NASA's Cassini spacecraft through its new radar measurements have revealed images of the sea surface on Titan, the second largest moon of Saturn and called the surface smooth like a mirror.
This shows that the surface of Titan's second largest sea, Ligeia Mare has a glass-like surface with no waves, which the scientists believe may be owing to lack of winds. This is for the first time that the landscape composition and the weather pattern of the Saturn's moon have been observed by the Cassini spacecraft.
The radar measurements indicated that the Ligeia Mare's surface is still. The radar sensitivity of the Cassini spacecraft is one millimeter in this experiment, which means that if there are waves in the surface of the sea, they must be smaller than one millimetre.
The discovery also indicates that the landscape surrounding the sea is probably made of solid organic materials and not of frozen water.
"Titan is the best analogue that we have in the solar system to a body like the Earth because it is the only other body that we know that has a complex cycle of solid, liquid, and gas constituents," TOI quoted Howard Zebker, professor of geophysics and electrical engineering at Stanford University and the lead author of the study.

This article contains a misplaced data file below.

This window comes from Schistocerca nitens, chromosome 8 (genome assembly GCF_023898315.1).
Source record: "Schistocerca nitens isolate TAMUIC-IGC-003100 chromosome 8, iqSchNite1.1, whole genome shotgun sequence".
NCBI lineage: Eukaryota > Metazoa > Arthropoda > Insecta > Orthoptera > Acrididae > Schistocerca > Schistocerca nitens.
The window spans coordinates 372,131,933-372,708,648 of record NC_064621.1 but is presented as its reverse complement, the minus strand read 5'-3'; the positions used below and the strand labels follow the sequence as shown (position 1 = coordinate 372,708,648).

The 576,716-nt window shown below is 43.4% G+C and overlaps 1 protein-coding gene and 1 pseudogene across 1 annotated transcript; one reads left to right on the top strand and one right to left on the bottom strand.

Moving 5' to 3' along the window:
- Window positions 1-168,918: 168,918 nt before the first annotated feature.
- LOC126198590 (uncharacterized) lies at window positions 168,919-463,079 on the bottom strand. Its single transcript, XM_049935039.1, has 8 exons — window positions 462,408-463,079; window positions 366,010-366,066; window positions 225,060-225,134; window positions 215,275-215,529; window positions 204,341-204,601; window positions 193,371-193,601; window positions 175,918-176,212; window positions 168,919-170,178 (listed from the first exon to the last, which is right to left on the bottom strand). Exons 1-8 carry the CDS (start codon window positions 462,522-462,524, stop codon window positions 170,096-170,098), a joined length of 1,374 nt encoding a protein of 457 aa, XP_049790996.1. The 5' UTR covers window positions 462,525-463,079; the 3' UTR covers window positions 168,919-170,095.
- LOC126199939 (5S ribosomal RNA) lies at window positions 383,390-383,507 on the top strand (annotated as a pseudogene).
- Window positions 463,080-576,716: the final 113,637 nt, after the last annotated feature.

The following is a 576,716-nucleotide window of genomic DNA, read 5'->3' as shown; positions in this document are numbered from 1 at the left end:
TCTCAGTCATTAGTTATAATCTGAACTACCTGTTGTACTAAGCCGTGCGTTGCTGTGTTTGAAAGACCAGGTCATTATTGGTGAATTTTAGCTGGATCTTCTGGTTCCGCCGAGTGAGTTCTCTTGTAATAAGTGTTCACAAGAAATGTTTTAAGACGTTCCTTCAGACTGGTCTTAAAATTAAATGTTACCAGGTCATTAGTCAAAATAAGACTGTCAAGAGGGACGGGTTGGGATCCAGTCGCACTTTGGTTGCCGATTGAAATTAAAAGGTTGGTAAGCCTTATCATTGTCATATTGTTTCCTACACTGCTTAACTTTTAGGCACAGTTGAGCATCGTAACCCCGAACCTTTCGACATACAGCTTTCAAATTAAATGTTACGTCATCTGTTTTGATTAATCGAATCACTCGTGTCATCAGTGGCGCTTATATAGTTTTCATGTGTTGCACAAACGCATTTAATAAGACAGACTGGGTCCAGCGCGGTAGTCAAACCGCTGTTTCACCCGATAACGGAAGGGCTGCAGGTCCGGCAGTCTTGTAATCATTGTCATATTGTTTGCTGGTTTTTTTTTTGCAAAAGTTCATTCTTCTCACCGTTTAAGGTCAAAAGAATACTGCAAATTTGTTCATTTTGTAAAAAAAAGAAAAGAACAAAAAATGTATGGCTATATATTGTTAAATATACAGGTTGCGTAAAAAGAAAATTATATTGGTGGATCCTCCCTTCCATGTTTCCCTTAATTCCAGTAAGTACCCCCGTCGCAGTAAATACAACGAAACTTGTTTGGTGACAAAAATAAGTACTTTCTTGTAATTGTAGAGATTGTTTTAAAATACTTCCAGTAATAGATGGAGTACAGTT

Thick clouds cover Titan that hinders the Cassini to obtain clear optical images, hence, scientists need to depend on radar, which can penetrate through the clouds.
"If the lake were really flat, it would act as a perfect mirror and you would have an extremely bright image of the sun. But, if you ruffle up the surface of the sea, the light gets scattered in lot of directions, and the reflection would be much dimmer. We did the same thing with radar on Titan.'' he said.
Scientists have pointed some possibilities for the sea calmness: The first being that may be no winds blew across that region when the Cassini flew by. Another possibility may be a thin layer of some unknown material suppressing the wave action. "For example, on Earth, if you put oil on top of a sea, you suppress a lot of small waves," Zebker added.